Walking has often been recommended as a form of physical activity, some of the reasons to include that it is widely accessible, it does not cost, reduces weight, it has a low risk of injury and could be associated with improving mental health, calming the mind, relieving stress, anxiety and depression.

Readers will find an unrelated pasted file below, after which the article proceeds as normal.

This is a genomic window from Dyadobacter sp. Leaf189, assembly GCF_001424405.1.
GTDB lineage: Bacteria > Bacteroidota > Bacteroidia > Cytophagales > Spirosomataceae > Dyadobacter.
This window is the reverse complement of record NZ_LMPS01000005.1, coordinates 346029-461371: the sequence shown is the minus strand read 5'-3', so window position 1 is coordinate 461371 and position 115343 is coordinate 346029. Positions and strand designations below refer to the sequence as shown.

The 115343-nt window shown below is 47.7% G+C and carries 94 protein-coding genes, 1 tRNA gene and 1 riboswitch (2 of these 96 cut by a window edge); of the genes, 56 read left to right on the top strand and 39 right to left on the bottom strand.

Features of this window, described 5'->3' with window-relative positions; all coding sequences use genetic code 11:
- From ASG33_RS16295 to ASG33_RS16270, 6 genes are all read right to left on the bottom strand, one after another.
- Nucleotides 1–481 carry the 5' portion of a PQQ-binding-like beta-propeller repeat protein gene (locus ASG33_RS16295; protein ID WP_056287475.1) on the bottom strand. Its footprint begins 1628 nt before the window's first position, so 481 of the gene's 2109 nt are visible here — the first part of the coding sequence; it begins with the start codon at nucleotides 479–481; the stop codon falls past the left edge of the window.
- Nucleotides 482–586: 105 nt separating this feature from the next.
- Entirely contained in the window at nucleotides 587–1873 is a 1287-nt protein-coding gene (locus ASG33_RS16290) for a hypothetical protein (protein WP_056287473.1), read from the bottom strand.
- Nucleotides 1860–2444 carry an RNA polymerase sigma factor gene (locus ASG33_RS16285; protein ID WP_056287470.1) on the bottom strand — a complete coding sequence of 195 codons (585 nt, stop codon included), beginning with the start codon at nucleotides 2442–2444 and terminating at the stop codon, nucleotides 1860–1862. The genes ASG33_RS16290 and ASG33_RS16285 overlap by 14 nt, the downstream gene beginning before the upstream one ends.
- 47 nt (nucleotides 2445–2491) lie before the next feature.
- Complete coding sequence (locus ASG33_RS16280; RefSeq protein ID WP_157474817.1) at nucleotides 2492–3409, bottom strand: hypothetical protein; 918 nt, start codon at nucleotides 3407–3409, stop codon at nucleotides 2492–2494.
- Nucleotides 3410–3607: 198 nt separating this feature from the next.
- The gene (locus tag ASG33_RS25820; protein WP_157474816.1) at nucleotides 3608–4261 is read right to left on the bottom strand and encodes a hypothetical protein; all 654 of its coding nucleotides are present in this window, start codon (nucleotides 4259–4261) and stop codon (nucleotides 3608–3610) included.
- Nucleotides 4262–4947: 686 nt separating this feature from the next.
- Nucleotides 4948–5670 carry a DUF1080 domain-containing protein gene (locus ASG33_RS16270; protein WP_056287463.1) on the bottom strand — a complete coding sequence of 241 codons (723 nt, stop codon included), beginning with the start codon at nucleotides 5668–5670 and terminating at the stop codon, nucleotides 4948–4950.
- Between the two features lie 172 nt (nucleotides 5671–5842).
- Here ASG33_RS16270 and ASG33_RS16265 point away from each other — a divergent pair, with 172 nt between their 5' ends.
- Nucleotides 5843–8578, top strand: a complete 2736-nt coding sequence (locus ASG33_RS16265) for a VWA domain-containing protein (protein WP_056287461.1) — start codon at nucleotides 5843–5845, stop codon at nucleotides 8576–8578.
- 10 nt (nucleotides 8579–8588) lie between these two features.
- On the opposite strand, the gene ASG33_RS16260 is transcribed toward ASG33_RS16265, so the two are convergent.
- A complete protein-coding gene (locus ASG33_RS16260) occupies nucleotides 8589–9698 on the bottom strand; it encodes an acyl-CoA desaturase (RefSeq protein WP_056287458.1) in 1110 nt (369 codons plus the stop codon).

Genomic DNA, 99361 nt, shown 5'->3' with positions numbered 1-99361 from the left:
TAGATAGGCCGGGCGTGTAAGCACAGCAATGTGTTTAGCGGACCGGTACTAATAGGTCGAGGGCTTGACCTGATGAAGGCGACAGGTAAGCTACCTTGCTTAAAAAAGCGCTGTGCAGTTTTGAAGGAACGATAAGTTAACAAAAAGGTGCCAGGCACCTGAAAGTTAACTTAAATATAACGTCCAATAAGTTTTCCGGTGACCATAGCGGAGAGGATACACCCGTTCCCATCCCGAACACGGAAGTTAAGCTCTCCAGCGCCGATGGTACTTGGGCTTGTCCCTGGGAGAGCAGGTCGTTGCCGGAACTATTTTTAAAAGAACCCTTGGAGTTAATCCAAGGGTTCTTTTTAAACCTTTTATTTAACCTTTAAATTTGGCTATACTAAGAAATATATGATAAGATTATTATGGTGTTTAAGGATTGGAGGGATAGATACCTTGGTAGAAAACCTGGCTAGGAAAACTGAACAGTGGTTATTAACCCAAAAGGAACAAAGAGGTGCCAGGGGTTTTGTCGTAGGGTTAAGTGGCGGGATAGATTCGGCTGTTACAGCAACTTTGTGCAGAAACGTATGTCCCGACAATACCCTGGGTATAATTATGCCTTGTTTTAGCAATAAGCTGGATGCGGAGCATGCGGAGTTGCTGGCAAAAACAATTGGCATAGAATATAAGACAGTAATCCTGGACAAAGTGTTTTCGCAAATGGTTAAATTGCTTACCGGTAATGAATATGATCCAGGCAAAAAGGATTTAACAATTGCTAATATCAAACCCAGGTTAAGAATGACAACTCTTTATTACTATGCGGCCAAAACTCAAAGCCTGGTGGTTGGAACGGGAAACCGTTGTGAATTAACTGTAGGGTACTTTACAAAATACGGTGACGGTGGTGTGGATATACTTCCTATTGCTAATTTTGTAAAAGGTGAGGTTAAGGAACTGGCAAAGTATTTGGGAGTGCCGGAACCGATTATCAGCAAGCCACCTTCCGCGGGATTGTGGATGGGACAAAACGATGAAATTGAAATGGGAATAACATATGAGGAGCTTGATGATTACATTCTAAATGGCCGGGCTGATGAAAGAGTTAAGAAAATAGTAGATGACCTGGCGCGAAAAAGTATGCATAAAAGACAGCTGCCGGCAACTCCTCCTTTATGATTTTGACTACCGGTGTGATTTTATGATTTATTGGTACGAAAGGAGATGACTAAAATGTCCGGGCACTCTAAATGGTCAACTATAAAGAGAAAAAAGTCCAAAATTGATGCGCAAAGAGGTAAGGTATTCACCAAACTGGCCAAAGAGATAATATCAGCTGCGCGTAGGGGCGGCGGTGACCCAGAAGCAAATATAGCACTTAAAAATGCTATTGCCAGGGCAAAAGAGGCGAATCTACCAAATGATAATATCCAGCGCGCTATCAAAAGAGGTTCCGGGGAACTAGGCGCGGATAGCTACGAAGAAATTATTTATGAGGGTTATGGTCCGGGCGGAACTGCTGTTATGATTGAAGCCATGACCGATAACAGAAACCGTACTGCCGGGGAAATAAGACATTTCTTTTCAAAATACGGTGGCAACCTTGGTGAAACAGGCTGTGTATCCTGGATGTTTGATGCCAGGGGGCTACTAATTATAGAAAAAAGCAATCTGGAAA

Research into the field of mental health and physical activity is growing and many studies have been conducted between links in walking, mental performance and cognitive functioning. Kramer, et al (1999) found that those who undertook walking or some form of cardiovascular fitness showed substantial improvements in mental cognitive functioning, for example, the speed and how quickly they could process and switch tasks. Further evidence supporting Kramer, may lie in the findings of Weuve et al (2004) who found that higher levels of regular, long term physical activity and training the cardiovascular system were associated with better cognitive performance, especially among older women. Other factors in the study included a better quality of life, self-esteem and general mood. By engaging in regular physical activity, can not only help with weight loss, an promote a sense of well-being, but may prevent mental health disorders.